Turner Syndrome is a genetic condition found only in females that results when one of the X chromosomes is missing partially or entirely. Due to the nature of this condition, various gynecological conditions can be present.
Gynecology Conditions and Turner Syndrome
The most common condition related to gynecology in women with Turner Syndrome is primary ovarian insufficiency (POI). Due to the single X chromosome, the ovaries stop functioning early in life, which leads to infertility (the inability to become pregnant), delayed or absent puberty (breast and pubic hair never develop on their own), and amenorrhea (absence of periods).
The timing of when the ovaries stop functioning can depend on whether all the cells contain a single X or some have more X material, called mosaic Turner Syndrome. In classic Turner Syndrome, the ovaries often stop functioning as a young child, so puberty and periods never start. In mosaic Turner Syndrome, puberty may happen on its own but periods either do not start or stop typically in the teenage years or young adulthood. Once the ovaries stop functioning, they do not release eggs each month, making pregnancy very rare. It also means the ovaries do not make hormones, especially estrogen and progesterone, that are needed for bone and heart health.
Delayed Puberty Treatment with Turner Syndrome
Delayed puberty is treated first with estrogen and is typically started in girls with Turner Syndrome around age 11 or 12, but the timing is individualized based on each girl’s medical history, her height and growth pattern, and any signs of spontaneous puberty. A blood test called follicle stimulating hormone (FSH) may be ordered to assess for any signs of ovarian function.
If estrogen treatment is indicated, the treatment typically starts with a very low dose estrogen patch (a band-aid like sticker with medication that absorbs through the skin), sometimes cut into sections for an even smaller dose, and often worn for 3-4 days, changing twice weekly. The dose is slowly increased every few months until an adult dose is reached. The puberty stages are typically assessed by exam at least every 6 months to see how puberty is progressing.
After about 2 years of estrogen therapy or after the first period occurs, the hormone progesterone is added. Progesterone helps to regulate periods and to prevent cancer of the uterus. It comes in many forms including pills, injection, arm implant or progesterone-containing intra-uterine device. Typically, it is first given in pill form and taken daily for 10-14 days each month.
Infertility Treatment with Turner Syndrome
Unfortunately, there are currently no known treatments to restore the loss of fertility related to Turner Syndrome. Research is ongoing to see if fertility can be preserved by removing one of the ovaries in very young girls with Turner Syndrome in order to freeze the tissue, but this is still experimental. It has not yet been shown to lead to pregnancy, so this procedure is only performed as part of a research study.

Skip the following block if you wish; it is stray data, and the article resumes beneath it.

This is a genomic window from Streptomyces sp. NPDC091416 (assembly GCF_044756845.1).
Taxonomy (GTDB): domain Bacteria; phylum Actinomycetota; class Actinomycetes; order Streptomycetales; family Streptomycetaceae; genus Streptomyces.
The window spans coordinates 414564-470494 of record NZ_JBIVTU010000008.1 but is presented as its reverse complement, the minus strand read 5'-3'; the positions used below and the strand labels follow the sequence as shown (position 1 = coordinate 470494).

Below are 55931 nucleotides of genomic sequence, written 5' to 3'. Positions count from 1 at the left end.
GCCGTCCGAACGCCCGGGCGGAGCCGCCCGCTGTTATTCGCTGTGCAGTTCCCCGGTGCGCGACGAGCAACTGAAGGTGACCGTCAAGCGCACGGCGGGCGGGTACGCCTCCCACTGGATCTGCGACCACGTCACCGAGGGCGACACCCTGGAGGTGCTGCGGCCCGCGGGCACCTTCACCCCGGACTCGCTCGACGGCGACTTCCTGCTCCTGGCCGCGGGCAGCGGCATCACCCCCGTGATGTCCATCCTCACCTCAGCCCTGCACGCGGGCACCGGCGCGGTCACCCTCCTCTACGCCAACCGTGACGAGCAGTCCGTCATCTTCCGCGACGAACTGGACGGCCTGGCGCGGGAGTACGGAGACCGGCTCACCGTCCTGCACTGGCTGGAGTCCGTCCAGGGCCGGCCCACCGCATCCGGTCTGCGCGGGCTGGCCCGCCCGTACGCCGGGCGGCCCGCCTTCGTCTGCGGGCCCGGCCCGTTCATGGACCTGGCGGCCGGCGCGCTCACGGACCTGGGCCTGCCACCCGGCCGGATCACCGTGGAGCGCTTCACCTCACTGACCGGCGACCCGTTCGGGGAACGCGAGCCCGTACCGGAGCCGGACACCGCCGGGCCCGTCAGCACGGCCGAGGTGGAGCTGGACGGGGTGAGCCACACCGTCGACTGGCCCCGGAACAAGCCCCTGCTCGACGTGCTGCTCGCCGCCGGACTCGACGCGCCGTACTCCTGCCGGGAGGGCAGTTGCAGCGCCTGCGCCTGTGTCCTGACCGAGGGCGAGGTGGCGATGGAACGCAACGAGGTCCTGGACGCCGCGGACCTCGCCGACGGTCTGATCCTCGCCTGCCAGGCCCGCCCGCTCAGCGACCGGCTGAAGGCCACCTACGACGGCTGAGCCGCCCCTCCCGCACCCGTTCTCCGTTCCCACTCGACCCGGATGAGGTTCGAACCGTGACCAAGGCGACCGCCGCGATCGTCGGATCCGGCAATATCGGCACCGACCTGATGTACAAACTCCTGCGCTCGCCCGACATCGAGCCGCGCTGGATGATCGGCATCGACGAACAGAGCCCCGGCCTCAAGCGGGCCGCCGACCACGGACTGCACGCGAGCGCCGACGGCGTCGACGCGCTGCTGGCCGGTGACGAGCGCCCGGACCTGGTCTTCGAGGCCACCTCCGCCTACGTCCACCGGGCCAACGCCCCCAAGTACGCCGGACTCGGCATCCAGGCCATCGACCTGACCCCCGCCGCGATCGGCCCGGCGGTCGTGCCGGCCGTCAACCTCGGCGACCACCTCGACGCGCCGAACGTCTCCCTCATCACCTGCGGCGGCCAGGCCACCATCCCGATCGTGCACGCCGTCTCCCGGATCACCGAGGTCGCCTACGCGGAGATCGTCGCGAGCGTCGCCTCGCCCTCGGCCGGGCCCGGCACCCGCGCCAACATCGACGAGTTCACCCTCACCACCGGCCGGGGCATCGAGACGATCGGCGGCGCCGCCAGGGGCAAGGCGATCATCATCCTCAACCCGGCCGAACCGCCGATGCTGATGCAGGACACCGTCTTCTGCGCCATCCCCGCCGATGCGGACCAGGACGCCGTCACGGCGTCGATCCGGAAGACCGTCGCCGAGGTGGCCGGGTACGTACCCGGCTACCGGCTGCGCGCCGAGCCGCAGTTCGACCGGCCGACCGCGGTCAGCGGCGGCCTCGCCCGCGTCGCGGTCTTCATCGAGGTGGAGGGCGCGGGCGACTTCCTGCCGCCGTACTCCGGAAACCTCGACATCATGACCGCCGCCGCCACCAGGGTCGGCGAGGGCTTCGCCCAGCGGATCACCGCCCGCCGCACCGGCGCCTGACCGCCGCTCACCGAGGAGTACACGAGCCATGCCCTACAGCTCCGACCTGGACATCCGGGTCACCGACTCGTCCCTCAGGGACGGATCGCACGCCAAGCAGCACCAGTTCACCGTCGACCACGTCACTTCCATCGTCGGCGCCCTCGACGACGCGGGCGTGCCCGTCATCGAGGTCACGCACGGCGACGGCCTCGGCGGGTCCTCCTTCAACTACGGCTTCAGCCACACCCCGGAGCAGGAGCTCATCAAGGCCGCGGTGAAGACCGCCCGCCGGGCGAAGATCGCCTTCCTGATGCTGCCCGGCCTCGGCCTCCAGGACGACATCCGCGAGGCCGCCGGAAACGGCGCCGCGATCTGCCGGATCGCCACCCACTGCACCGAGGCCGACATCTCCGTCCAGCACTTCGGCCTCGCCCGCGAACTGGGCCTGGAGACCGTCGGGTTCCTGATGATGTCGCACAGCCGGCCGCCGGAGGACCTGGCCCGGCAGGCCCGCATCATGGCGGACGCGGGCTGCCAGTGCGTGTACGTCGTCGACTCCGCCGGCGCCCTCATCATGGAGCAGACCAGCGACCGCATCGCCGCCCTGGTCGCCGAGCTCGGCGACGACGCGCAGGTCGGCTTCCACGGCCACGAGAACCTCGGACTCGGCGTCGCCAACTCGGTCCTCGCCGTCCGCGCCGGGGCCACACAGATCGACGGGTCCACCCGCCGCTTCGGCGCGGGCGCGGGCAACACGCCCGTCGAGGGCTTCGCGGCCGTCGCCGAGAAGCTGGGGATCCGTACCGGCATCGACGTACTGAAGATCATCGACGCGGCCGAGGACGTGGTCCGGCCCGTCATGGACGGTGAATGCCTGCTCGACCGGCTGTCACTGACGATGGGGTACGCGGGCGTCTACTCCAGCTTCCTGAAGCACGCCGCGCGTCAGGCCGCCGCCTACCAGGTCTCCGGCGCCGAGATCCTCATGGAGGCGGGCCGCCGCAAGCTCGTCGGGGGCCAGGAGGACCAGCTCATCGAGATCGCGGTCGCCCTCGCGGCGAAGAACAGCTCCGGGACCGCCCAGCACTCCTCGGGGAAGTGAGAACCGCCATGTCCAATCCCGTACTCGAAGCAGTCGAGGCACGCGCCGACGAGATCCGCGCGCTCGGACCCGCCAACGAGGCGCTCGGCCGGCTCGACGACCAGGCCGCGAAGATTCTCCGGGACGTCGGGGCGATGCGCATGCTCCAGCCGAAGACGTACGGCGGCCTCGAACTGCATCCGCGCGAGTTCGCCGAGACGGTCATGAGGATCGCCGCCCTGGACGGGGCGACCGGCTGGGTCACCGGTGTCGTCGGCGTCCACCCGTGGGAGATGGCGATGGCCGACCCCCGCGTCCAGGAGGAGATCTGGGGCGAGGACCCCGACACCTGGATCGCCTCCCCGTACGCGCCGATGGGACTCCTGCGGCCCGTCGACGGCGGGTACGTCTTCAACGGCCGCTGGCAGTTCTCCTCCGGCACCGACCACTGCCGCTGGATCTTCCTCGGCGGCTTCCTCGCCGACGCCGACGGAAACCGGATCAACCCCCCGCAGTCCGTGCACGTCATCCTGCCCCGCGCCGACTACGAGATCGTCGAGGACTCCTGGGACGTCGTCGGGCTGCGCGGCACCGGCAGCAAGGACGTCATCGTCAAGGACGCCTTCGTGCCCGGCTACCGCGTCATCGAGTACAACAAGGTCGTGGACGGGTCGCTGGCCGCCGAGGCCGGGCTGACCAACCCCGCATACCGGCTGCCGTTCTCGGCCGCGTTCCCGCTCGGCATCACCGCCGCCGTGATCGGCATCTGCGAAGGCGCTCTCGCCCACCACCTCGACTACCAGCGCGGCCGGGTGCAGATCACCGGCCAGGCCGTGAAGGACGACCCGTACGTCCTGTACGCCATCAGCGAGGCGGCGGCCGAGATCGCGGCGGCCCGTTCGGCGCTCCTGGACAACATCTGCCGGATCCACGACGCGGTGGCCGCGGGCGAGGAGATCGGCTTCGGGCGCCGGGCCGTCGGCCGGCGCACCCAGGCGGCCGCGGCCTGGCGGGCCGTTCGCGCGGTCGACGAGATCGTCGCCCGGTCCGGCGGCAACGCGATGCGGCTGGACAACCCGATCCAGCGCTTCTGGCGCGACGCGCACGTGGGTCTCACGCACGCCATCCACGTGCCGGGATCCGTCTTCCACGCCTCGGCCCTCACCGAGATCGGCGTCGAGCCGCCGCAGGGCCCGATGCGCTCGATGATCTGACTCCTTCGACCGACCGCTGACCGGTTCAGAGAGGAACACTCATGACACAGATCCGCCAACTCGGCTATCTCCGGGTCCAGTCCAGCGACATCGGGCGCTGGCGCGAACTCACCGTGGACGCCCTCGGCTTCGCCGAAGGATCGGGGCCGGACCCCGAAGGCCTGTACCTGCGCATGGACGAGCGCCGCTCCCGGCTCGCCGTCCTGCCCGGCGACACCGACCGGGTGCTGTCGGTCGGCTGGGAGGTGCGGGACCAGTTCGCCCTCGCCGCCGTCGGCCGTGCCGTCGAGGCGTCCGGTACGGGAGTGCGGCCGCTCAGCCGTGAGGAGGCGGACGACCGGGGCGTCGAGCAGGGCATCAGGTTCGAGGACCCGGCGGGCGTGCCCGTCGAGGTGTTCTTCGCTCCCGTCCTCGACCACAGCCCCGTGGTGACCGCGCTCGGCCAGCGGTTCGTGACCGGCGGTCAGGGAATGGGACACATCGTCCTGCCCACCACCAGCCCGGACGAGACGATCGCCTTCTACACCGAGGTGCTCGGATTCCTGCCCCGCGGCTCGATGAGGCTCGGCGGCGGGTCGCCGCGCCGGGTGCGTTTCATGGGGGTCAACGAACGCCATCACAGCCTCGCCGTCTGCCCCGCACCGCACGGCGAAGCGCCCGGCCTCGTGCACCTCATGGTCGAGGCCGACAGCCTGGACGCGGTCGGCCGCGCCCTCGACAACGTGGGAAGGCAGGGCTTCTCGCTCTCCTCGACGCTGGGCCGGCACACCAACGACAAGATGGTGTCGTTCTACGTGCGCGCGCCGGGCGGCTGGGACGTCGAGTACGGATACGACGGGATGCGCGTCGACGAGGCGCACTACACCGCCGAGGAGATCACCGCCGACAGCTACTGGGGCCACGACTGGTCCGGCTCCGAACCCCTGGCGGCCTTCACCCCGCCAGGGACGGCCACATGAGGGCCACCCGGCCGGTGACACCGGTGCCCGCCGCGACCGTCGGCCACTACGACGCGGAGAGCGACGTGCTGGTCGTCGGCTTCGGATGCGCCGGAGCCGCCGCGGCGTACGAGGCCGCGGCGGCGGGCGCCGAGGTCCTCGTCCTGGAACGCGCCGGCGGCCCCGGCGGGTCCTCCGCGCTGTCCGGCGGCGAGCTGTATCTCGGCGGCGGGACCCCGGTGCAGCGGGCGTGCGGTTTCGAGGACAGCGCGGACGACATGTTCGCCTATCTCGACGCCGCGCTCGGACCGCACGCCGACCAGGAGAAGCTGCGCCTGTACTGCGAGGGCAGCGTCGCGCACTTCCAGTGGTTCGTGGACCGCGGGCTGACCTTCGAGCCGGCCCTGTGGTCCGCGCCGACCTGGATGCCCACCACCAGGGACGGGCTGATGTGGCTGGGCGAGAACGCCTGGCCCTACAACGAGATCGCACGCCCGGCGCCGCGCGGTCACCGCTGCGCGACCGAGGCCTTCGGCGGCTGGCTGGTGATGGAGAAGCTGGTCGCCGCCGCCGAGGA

Infertility could be treated by using an egg donor with partner sperm or a donated embryo for pregnancy. However, pregnancy is especially risky in Turner Syndrome due to a risk of aortic dissection, a critical cardiac condition that can be life threatening. For that reason, it is important for a patient and her family to carefully consider this risk in consultation with specialists before considering pregnancy. Given this risk, some women may opt to use a gestational carrier, a surrogate or adoption to grow their families. Some women may not desire to be parents, prefer to be pet parents, or instead become a stepparent or the best aunt!
It is important that while there are many ways to have a family, the loss of potential for fertility is a difficult diagnosis to receive that can affect a woman and/or her family’s quality of life. Acknowledging the loss, being open with your child about different ways families are formed and seeking psychologic care for yourself or your child may help if you are struggling with this.
For Turner Syndrome specifically, gynecologists can help with puberty induction (starting estrogen to develop breasts and pubic hair), prescribing hormone replacement therapy (estrogen and progesterone) until the average age of menopause, review fertility options and discuss pregnancy risks related to Turner Syndrome. They can also help with the gynecology care every adolescent and woman needs, including sexual health, contraception, cervical cancer prevention and screening and breast exams, among many other aspects.
Chelsea Kebodeaux, MD is a member of the Pediatric and Adolescent Gynecology physician team as well as the Fertility and Reproductive Health Program physician team at Nationwide Children's Hospital.
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